Let’s talk about the rise of social audio

There’s a new kid on the social media block – say hello to social audio. Samantha Kelly and Dave Irwin explain how it all works.

Social media has proven key to reaching a wider audience and showing you are the ‘Go To’ expert in your space – especially during the pandemic we saw a huge rise in the number of people who are attending online event and conducting business online.

I have clients who I haven’t even met in real life! The power of social media is finally getting the attention it deserves. Now there is a new kid on the block. Social Audio.

“If you are the ‘Go To’ expert in your niche, then I recommend you get on one of the social audio platforms and start sharing your knowledge and building relationships now”

Its popularity has probably risen as a result of people feeling isolated and needing that human connection. This is why I decided to jump in and give it a try. And oh my……I am hooked!

What is social audio?

screen grabs of various social audio apps.

Basically, its a way you can chat to people, but you don’t need to worry about what you look like as no one can see you. You create a profile and your profile picture comes up when you join a room or space. Topics can vary but most are business orientated or wellness or discussions about topics such as ‘How to grow your audience’ or ‘How to say no’ that type of thing.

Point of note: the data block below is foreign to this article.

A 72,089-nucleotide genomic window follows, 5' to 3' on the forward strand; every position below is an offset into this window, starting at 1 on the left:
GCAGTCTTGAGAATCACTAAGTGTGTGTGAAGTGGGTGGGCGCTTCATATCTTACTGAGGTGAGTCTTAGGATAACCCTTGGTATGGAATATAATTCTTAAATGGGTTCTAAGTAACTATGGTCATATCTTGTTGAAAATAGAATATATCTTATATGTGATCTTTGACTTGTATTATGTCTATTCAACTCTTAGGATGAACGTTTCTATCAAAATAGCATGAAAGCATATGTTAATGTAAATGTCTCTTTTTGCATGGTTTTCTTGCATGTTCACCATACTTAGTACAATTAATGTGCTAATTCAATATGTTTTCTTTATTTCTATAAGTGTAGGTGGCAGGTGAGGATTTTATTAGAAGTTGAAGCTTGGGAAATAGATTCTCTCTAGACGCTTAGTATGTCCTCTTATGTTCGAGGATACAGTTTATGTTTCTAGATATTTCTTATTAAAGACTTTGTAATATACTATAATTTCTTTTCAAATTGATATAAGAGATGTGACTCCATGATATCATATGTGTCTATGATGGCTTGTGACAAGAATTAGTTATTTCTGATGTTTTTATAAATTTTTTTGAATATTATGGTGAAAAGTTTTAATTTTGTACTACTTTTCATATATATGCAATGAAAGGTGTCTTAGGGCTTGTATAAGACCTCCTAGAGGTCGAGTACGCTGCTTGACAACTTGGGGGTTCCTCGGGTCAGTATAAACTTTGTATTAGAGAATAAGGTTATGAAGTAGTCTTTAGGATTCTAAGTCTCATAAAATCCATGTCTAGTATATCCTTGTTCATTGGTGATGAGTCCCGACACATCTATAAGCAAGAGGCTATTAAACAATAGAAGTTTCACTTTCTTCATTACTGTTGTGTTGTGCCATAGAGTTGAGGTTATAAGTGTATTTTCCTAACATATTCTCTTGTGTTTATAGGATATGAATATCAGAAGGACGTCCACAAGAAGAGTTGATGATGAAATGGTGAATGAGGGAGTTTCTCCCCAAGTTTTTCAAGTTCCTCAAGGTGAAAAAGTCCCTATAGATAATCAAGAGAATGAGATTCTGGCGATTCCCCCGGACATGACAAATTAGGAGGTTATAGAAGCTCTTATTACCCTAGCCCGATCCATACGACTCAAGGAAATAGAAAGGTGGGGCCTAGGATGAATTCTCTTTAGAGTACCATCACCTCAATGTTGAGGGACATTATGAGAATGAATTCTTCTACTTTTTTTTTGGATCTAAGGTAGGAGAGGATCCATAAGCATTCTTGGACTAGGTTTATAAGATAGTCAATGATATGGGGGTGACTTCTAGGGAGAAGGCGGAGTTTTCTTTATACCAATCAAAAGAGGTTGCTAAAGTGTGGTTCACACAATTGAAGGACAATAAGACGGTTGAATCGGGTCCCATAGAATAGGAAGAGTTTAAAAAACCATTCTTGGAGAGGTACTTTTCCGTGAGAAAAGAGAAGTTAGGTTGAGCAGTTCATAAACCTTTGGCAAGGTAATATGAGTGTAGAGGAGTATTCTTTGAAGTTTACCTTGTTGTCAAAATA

The main platforms are Clubhouse and Twitter Spaces. However, there are others and one that sprung up recently is Greenroom by Spotify. Others include Fireside, Angle and Discord. Facebook has announced its version coming soon.


As I am an Android user, I had to wait until Clubhouse made its app available to Android users. As I am an avid Twitter user I was thrilled to see Twitter start ‘Twitter Spaces’. They made it available to Android users before Clubhouse so that’s where I started my audio journey. And it’s where I met Dave who has co-written this article with me.

Hallway on Clubhouse.

You can simply start by joining some of the rooms and listening. If you are invited to speak adding value is key as people can click on your profile and follow you if they like what you are talking about. This increases your followers and they will see you in rooms when browsing ‘the hallway.’

Clubhouse is the one that has been around the longest. The lovely thing about Clubhouse is that you can roam ‘The Hallway’ to see topics you might be interested in and then join in with a room. Once you join you might be invited to speak. One thing to be aware of is that your mic will be on when you go up to the stage to speak so make sure you mute immediately.